IDEXX has welcomed the publication of a study1 carried out by the Public Health Laboratory of L’Hospitalet in Barcelona, Spain, which compared the IDEXX Legiolert® test with the standard method for detection and enumeration of Legionella (ISO 11731).
Comparing the methods in both potable and non-potable water samples according to the rigorous ISO 17994 protocol, the study found that Legiolert detected more positive results than ISO 11731 and was statistically more sensitive for Legionella pneumophila.
Additionally, Legiolert was compared to ISO 11731 for the detection of all Legionella species, and while ISO 17994 results demonstrate the two methods to be statistically equivalent, Legiolert was found to be more sensitive.
The study found that all Legiolert results were confirmed to be Legionella pneumophila, indicating a specificity of 100% and no false positives. The authors of the study also noted the procedural advantages of Legiolert, and suggest that it is an easier-to-use test that could be performed more frequently than the standard ISO 11731 method.
Legiolert uses bacterial enzyme detection technology to identify and enumerate Legionella pneumophila, the principal cause of Legionnaires’ disease. This latest study is notable because it shows that despite being specific to Legionella pneumophila, Legiolert even outperforms ISO 11731 when other Legionella species results are included.
These results convinced the study authors to utilise Legiolert instead of the traditional plate method whenever possible in order to minimise the risk of Legionnaires´ disease in their community.
Full details of the study can be found here: https://doi.org/10.1016/j.mimet.2021.106242
This latest study confirms conclusions from other trials conducted with Legiolert, which in 2019 received NF Validation by AFNOR certification; and in 2020 was accepted by the UK’s Standing Committee of Analysts (SCA) and is specified as a recommended method in the Committee’s “blue book” publication of “The determination of Legionella bacteria in waters and other environmental samples (2020) – Part 2 – Culture Methods for their detection and enumeration.”
Several international peer-reviewed studies also show it to be more accurate and more sensitive than traditional plate methods, and importantly, these have shown the incidence of false negative results is lower, so dangerous bacteria are less likely to be missed.2-7 Legiolert was designed to identify all serogroups of Legionella pneumophila, not just the most common, serogroup 1. The increased sensitivity of the test means using Legiolert can minimise the risk that a dangerous level of the bacteria would not be detected and controlled before causing disease.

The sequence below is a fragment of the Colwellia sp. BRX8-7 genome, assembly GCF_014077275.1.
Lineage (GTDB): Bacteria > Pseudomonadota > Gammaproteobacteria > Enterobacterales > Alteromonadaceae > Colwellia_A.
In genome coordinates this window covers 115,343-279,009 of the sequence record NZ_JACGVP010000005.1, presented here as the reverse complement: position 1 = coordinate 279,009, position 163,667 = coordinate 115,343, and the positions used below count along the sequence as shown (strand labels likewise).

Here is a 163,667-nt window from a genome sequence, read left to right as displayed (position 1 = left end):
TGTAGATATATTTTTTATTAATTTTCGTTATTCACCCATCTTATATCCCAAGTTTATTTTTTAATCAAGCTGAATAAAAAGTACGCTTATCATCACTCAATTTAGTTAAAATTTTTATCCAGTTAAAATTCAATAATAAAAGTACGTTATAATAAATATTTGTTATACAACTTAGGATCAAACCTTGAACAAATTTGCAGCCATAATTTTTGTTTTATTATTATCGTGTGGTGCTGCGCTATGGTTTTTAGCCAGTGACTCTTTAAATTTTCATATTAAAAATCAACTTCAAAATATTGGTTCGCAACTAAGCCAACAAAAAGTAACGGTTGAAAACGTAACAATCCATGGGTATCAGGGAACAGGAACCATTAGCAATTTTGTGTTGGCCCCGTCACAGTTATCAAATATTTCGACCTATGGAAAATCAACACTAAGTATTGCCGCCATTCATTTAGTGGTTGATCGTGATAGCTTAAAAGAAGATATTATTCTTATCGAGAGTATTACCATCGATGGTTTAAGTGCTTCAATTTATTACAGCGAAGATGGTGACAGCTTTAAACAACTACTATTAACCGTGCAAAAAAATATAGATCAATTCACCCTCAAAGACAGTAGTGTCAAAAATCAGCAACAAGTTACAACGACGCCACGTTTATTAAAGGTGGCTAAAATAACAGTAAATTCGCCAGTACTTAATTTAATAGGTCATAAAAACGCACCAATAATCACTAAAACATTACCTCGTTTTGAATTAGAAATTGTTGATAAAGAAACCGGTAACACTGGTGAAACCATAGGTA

Legiolert uses bacterial enzyme detection technology to identify and enumerate Legionella pneumophila in drinking water and other building water systems. It supplies nutrients which allow any target Legionella pneumophila cells present in a water sample to grow rapidly, and an indicator in the reagent changes colour to signal their presence. The test reagent also contains inhibitors to suppress non-target organisms to avoid overgrowth of other bacteria.
The test is simple to use and requires minimal training and equipment to set up, giving confirmed results in 7 days, around half the time of traditional agar-based methods. Legiolert simplifies and accelerates water testing, reducing risks posed by the potentially fatal Legionnaires’ disease by generating highly reliable data and enabling faster remedial action.
For more information on Legiolert and IDEXX Water please contact:
IDEXX Water UK, Units 1B and 1C, Newmarket Business Park, Studlands Park Avenue, Newmarket, Suffolk CB8 7ER
T: 01638 676800
1 Checa, J., Carbonell, I., Manero, N., & Marti, I. (2021) Comparative study of Legiolert with ISO 11731-1998 standard method-conclusions from a Public Health Laboratory. Journal of Microbiological Methods, 186. https://doi.org/10.1016/j.mimet.2021.106242
2 Spies, K. Pleischl, B., Lange B., Longer, B., Hübner, J., Jurzki, L., Luden, K., Exner, M. International Journal of Hygiene and Environmental Health 221 (2018) 1047–1053. Full text at https://www.sciencedirect.com/science/article/pii/S1438463917306818
3 Sartory, D., Spies, K., Lange, B., Schneider, S. and Langer, B. (2017), Evaluation of a most probable number method for the enumeration of Legionella pneumophila from potable and related water samples. Letters in Applied Microbiology, 64: 271-275. https://doi.org/10.1111/lam.12719
4 Petrisek, R., & Hall, J. (2018) Evaluation of a most probable number method for the enumeration of Legionella pneumophila from North American potable and nonpotable water samples. Journal of Water and Health, 16(1):25–33. https://doi.org/10.2166/wh.2017.118
5 Rech, M.M., Swalla, B.M., & Dobranic, J.K. (2018) Evaluation of Legiolert for Quantification of Legionella pneumophila from Non-potable Water. Current Microbiology, 75:1282–1289 https://doi.org/10.1007/s00284-018-1522-0
6 Barrette, I. (2019) Comparison of Legiolert and a Conventional Culture Method for Detection of Legionella pneumophila from Cooling Towers in Québec, Journal of AOAC INTERNATIONAL, 102(4):1235–1240. https://doi.org/10.5740/jaoacint.18-0245
7 Monteiro, S.N., Robalo, A.M. & Santos, R.J. (2021) Evaluation of Legiolert™ for the Detection of Legionella pneumophila and Comparison with Spread-Plate Culture and qPCR Methods. Current Microbiology, 78, 1792–1797. https://doi.org/10.1007/s00284-021-02436-6
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